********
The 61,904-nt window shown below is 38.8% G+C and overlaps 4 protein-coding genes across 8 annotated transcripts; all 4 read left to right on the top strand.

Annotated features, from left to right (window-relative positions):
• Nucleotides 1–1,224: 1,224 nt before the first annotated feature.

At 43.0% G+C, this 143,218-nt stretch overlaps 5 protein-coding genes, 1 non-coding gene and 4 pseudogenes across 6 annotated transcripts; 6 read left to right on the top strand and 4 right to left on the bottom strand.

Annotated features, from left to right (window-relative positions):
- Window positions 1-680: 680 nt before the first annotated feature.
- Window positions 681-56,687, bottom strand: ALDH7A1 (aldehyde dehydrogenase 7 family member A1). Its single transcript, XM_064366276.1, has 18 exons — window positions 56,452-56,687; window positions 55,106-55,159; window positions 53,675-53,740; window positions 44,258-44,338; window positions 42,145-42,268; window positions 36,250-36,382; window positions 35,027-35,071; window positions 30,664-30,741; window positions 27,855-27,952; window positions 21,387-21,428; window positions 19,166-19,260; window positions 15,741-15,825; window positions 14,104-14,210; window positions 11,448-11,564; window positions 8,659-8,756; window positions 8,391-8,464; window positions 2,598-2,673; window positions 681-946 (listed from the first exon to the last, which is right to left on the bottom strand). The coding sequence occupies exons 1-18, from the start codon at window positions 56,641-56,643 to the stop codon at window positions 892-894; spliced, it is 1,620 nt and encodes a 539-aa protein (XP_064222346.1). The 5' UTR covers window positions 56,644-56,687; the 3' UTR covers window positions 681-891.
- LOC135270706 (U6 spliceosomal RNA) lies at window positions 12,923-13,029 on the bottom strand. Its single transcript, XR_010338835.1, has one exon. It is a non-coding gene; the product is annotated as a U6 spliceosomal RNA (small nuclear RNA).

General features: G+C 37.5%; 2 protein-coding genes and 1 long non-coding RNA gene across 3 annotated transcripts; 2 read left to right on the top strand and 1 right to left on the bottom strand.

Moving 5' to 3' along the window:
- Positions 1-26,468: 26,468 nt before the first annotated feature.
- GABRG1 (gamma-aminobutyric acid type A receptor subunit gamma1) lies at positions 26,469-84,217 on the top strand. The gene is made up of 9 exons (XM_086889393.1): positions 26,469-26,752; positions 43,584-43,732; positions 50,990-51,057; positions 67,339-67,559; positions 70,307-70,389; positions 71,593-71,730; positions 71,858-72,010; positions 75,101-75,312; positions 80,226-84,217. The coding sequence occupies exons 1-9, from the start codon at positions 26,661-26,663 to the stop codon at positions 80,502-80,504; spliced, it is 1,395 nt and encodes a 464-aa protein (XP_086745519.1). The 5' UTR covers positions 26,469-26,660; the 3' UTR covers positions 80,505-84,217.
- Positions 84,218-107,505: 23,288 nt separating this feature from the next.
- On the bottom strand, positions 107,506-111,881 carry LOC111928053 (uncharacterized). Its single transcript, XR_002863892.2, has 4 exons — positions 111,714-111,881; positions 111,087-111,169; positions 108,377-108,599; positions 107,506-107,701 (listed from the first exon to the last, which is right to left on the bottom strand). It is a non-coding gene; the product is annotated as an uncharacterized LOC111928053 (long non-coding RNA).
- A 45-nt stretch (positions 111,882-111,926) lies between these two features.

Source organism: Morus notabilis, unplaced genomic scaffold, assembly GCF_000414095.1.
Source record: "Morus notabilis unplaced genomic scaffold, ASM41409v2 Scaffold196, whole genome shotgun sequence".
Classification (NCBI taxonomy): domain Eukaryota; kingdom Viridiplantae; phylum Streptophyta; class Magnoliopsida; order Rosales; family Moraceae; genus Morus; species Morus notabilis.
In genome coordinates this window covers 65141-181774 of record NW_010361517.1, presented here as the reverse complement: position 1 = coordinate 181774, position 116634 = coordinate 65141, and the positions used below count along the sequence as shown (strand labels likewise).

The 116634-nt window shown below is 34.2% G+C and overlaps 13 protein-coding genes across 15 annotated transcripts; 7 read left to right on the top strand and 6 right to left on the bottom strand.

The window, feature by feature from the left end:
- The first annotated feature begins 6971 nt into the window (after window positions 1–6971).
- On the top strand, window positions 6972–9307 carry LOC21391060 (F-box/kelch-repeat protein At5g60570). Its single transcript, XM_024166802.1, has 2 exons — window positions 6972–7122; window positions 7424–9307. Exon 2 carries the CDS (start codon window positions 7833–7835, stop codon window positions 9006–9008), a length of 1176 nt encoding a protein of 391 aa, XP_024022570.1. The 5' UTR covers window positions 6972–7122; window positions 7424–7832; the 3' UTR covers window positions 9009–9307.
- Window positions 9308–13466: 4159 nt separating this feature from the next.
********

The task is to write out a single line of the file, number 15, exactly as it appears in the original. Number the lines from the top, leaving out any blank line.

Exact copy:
- A 45-nt stretch (positions 111,882-111,926) lies between these two features.